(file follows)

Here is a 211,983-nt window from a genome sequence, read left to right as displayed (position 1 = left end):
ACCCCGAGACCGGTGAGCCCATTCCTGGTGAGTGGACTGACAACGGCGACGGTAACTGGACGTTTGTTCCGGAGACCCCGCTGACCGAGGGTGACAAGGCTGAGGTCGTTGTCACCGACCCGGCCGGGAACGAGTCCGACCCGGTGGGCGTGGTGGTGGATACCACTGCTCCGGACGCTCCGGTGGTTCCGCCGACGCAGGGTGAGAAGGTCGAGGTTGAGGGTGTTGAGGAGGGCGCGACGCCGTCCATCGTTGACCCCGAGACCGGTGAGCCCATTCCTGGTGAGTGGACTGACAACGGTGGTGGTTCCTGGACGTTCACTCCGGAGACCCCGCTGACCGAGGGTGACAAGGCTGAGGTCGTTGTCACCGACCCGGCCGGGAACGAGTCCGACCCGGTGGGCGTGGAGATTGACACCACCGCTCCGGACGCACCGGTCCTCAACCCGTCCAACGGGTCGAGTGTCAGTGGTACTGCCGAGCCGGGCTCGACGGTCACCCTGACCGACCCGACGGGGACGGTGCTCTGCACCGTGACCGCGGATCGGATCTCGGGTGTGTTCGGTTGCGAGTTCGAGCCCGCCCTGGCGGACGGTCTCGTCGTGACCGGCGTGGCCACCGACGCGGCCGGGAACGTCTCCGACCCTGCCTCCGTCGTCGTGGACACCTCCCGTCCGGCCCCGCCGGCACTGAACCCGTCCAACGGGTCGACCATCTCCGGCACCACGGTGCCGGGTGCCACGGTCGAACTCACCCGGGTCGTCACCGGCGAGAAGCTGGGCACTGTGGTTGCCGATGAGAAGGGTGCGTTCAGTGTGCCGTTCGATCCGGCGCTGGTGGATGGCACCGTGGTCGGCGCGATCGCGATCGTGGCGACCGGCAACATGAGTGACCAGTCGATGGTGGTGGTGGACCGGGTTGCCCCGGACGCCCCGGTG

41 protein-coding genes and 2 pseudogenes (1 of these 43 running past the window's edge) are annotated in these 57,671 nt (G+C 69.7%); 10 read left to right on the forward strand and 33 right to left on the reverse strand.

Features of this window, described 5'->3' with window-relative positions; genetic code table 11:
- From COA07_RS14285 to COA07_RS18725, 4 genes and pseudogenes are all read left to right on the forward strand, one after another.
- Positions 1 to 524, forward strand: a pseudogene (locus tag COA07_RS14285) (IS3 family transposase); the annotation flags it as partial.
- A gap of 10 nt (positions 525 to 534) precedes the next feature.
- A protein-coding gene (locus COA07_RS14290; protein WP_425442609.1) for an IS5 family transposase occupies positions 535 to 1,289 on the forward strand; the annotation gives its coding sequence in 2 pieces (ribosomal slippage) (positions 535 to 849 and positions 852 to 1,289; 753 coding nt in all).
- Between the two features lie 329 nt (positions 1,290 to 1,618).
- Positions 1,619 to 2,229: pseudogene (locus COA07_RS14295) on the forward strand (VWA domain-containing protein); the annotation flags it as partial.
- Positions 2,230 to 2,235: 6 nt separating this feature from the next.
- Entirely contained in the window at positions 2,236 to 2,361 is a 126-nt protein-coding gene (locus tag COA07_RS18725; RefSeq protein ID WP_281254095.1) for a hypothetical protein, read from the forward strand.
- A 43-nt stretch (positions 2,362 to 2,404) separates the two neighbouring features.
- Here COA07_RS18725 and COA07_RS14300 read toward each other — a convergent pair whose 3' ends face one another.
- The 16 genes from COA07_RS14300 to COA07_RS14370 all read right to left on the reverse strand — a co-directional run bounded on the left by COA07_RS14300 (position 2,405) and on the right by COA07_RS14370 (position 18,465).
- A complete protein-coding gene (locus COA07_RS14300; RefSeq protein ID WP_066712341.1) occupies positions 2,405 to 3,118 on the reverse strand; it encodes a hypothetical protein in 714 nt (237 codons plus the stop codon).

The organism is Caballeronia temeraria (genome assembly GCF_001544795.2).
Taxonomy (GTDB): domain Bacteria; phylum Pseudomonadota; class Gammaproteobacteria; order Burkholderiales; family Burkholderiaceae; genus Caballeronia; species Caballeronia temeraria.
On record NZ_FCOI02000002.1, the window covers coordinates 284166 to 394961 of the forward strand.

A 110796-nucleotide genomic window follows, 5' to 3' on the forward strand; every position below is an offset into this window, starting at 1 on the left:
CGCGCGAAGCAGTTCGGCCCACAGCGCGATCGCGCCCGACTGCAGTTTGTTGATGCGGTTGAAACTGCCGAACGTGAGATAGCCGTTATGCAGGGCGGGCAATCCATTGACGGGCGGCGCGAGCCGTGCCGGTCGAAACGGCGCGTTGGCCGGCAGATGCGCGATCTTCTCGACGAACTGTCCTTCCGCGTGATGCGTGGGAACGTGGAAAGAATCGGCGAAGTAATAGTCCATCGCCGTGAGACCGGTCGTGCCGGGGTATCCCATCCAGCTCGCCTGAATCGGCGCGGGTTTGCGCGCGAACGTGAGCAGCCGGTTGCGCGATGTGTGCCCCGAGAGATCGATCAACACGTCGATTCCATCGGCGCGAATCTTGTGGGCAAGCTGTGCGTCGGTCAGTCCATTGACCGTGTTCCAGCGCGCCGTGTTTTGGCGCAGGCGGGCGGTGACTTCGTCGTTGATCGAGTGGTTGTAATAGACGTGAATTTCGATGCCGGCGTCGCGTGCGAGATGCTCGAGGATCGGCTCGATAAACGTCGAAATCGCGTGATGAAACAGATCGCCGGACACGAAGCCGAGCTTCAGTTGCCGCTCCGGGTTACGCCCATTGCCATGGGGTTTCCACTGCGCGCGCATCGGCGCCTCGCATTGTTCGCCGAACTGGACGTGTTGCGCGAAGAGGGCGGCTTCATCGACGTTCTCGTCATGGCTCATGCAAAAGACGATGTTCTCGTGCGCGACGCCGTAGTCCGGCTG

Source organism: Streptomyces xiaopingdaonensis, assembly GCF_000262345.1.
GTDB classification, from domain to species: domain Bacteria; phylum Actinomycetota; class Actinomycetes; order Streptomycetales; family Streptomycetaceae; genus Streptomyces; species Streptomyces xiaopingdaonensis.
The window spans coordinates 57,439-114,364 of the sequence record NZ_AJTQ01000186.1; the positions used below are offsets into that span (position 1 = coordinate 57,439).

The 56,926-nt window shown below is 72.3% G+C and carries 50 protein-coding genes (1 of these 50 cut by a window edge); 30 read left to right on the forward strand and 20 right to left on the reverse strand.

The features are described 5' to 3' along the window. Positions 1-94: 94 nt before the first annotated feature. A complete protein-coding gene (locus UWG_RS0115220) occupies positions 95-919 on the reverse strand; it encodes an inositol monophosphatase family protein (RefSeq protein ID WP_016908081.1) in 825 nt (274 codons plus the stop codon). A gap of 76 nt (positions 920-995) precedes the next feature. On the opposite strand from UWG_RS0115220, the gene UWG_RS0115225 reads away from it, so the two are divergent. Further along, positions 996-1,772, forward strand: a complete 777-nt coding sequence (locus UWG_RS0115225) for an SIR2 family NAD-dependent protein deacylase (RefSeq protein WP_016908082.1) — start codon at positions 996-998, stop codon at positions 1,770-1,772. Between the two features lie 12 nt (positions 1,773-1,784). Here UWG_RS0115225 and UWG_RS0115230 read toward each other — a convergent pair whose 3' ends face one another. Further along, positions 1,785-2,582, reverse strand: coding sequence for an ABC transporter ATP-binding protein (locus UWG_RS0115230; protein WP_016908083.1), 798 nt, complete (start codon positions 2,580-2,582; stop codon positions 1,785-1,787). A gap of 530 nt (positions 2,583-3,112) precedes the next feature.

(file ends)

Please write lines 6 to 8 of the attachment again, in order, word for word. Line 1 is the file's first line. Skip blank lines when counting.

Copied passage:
- Positions 1 to 524, forward strand: a pseudogene (locus tag COA07_RS14285) (IS3 family transposase); the annotation flags it as partial.
- A gap of 10 nt (positions 525 to 534) precedes the next feature.
- A protein-coding gene (locus COA07_RS14290; protein WP_425442609.1) for an IS5 family transposase occupies positions 535 to 1,289 on the forward strand; the annotation gives its coding sequence in 2 pieces (ribosomal slippage) (positions 535 to 849 and positions 852 to 1,289; 753 coding nt in all).